Updated: April 12th 7:07PM ET
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Noe 8 variety, and, like the preceding, one of the most aesthetic designs of the Massachusetts silver series. Considered to be Rarity-4.

A coin which bears evidence of long-term immersion in seawater, and which therefore cannot be certified by the major services.

The surfaces are slightly rough and the color is a very uniform and even blue-gray as is typically seen on shipwreck coins. Absolutely atypical is the exceptional detail present on this specimen, indicating that it was a pristine uncirculated example when it met its unfortunate plight. Notably, this example of Noe 8 is also struck from the earliest state of the dies that we can ever recall seeing.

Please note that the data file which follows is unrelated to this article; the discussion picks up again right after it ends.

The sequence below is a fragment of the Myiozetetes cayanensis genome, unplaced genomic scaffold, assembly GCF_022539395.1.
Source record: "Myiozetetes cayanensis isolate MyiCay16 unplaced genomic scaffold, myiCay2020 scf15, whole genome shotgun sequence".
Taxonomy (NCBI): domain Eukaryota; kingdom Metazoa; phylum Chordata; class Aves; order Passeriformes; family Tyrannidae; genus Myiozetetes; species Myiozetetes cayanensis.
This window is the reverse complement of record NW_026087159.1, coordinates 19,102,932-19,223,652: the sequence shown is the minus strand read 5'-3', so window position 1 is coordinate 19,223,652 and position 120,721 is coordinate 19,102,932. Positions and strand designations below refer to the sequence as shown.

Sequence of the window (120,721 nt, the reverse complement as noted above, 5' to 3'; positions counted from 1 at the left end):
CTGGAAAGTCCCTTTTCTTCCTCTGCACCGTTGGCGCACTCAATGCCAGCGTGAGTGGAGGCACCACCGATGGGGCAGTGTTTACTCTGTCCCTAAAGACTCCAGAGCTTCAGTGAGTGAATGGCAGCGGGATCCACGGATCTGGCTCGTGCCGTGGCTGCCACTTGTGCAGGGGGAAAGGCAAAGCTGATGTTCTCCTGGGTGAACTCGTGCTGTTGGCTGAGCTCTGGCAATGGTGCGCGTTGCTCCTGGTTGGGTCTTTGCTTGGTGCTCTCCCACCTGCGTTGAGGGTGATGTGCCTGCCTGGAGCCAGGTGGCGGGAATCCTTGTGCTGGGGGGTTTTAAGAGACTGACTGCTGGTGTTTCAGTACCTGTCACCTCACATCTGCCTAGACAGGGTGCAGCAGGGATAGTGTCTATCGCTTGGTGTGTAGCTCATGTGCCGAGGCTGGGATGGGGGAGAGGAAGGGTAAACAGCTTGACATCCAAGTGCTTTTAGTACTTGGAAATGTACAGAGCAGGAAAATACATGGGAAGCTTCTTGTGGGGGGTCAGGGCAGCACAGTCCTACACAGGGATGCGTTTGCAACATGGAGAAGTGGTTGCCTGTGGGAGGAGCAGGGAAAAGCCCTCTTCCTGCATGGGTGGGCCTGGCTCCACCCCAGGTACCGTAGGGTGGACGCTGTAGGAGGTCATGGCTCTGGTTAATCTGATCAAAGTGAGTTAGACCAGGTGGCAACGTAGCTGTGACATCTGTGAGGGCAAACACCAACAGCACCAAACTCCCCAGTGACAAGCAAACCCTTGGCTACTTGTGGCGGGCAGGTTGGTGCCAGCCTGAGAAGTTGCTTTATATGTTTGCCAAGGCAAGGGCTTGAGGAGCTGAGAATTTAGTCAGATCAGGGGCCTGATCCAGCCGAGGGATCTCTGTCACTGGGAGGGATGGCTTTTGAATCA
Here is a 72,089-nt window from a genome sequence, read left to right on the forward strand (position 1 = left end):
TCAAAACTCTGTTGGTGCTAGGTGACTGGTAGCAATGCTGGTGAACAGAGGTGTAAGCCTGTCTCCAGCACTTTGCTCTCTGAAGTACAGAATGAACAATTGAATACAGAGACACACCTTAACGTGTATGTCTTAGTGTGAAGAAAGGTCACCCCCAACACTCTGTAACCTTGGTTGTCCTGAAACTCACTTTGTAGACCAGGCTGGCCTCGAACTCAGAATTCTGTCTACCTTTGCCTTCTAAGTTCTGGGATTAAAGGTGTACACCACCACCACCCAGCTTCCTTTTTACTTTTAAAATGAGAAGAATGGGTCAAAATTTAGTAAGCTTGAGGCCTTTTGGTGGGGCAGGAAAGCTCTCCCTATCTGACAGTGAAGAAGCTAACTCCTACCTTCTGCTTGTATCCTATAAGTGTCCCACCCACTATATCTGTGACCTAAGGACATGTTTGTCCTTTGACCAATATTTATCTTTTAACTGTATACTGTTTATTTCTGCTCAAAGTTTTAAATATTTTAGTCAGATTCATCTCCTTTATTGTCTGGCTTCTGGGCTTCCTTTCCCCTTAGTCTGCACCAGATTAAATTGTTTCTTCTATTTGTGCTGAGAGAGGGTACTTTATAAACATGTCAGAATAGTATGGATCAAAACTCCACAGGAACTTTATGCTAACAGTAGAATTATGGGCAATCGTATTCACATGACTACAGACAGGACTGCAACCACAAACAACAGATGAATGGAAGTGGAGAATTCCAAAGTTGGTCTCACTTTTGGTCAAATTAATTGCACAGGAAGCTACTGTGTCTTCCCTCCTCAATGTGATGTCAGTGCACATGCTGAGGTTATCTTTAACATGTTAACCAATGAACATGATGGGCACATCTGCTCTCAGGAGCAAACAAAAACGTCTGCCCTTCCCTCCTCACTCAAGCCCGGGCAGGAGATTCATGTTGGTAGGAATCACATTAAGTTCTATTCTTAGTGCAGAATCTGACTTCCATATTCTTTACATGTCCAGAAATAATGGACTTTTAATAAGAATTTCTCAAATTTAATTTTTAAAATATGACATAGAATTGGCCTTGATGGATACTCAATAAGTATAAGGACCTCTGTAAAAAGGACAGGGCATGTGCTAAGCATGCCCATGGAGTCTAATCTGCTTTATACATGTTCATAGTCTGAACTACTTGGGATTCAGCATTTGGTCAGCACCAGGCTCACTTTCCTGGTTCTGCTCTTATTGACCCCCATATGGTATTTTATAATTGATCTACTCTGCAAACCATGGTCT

We cannot verify with certainty, but believe this coin was recovered from the wreck of the HMS Feversham. The British naval vessel sank off Scaterie Island, Nova Scotia in 1711 and was recovered 285 years later in 1996.

The Feversham salvage was particularly important to numismatists, as she was carrying a wide variety of colonial and early American coins that were actually in circulation in New York at the beginning of the 18th century.

Among the coins recovered were some 120 Massachusetts silver coins, most well-worn and badly distressed.

An interesting piece, and an opportunity for the collector to acquire an historic and fully detailed example of Massachusetts silver for less than a King’s ransom.


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